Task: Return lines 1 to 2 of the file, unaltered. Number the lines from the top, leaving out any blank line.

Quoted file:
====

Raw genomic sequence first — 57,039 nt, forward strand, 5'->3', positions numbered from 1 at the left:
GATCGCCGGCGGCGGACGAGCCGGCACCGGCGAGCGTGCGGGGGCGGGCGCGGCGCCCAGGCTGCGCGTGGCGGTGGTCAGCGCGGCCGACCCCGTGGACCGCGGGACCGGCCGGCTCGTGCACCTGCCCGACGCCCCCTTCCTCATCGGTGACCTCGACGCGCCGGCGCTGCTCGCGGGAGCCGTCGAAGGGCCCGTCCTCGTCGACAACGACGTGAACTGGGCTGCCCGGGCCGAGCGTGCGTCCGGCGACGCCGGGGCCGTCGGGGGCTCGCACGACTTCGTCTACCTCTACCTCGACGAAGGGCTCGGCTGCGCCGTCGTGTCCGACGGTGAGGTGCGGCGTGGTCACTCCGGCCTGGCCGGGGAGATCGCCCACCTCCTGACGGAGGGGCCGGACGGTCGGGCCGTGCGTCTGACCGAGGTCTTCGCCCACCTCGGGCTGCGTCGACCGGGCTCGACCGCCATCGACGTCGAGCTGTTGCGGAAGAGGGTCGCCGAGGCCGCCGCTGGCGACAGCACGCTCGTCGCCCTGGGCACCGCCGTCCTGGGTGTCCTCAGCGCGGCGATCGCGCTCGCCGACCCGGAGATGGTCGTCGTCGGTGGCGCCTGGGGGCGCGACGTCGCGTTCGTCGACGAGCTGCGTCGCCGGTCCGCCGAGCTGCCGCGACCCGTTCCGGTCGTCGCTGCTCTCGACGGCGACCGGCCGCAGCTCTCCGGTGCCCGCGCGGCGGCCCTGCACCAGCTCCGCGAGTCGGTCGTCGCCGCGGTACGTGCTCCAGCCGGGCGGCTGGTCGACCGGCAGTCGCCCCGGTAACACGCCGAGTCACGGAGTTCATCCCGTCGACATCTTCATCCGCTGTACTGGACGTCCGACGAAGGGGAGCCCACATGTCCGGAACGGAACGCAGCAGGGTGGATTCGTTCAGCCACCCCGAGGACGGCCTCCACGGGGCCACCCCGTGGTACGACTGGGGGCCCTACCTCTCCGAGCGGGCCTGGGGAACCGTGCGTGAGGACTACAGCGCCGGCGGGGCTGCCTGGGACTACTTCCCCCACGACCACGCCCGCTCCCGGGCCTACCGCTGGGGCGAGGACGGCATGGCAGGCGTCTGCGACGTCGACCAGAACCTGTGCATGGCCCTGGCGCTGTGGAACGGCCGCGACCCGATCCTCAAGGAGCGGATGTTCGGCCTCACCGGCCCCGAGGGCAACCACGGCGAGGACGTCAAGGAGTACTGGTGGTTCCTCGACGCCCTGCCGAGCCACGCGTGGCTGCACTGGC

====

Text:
Raw genomic sequence first — 57,039 nt, forward strand, 5'->3', positions numbered from 1 at the left:
GATCGCCGGCGGCGGACGAGCCGGCACCGGCGAGCGTGCGGGGGCGGGCGCGGCGCCCAGGCTGCGCGTGGCGGTGGTCAGCGCGGCCGACCCCGTGGACCGCGGGACCGGCCGGCTCGTGCACCTGCCCGACGCCCCCTTCCTCATCGGTGACCTCGACGCGCCGGCGCTGCTCGCGGGAGCCGTCGAAGGGCCCGTCCTCGTCGACAACGACGTGAACTGGGCTGCCCGGGCCGAGCGTGCGTCCGGCGACGCCGGGGCCGTCGGGGGCTCGCACGACTTCGTCTACCTCTACCTCGACGAAGGGCTCGGCTGCGCCGTCGTGTCCGACGGTGAGGTGCGGCGTGGTCACTCCGGCCTGGCCGGGGAGATCGCCCACCTCCTGACGGAGGGGCCGGACGGTCGGGCCGTGCGTCTGACCGAGGTCTTCGCCCACCTCGGGCTGCGTCGACCGGGCTCGACCGCCATCGACGTCGAGCTGTTGCGGAAGAGGGTCGCCGAGGCCGCCGCTGGCGACAGCACGCTCGTCGCCCTGGGCACCGCCGTCCTGGGTGTCCTCAGCGCGGCGATCGCGCTCGCCGACCCGGAGATGGTCGTCGTCGGTGGCGCCTGGGGGCGCGACGTCGCGTTCGTCGACGAGCTGCGTCGCCGGTCCGCCGAGCTGCCGCGACCCGTTCCGGTCGTCGCTGCTCTCGACGGCGACCGGCCGCAGCTCTCCGGTGCCCGCGCGGCGGCCCTGCACCAGCTCCGCGAGTCGGTCGTCGCCGCGGTACGTGCTCCAGCCGGGCGGCTGGTCGACCGGCAGTCGCCCCGGTAACACGCCGAGTCACGGAGTTCATCCCGTCGACATCTTCATCCGCTGTACTGGACGTCCGACGAAGGGGAGCCCACATGTCCGGAACGGAACGCAGCAGGGTGGATTCGTTCAGCCACCCCGAGGACGGCCTCCACGGGGCCACCCCGTGGTACGACTGGGGGCCCTACCTCTCCGAGCGGGCCTGGGGAACCGTGCGTGAGGACTACAGCGCCGGCGGGGCTGCCTGGGACTACTTCCCCCACGACCACGCCCGCTCCCGGGCCTACCGCTGGGGCGAGGACGGCATGGCAGGCGTCTGCGACGTCGACCAGAACCTGTGCATGGCCCTGGCGCTGTGGAACGGCCGCGACCCGATCCTCAAGGAGCGGATGTTCGGCCTCACCGGCCCCGAGGGCAACCACGGCGAGGACGTCAAGGAGTACTGGTGGTTCCTCGACGCCCTGCCGAGCCACGCGTGGCTGCACTGGC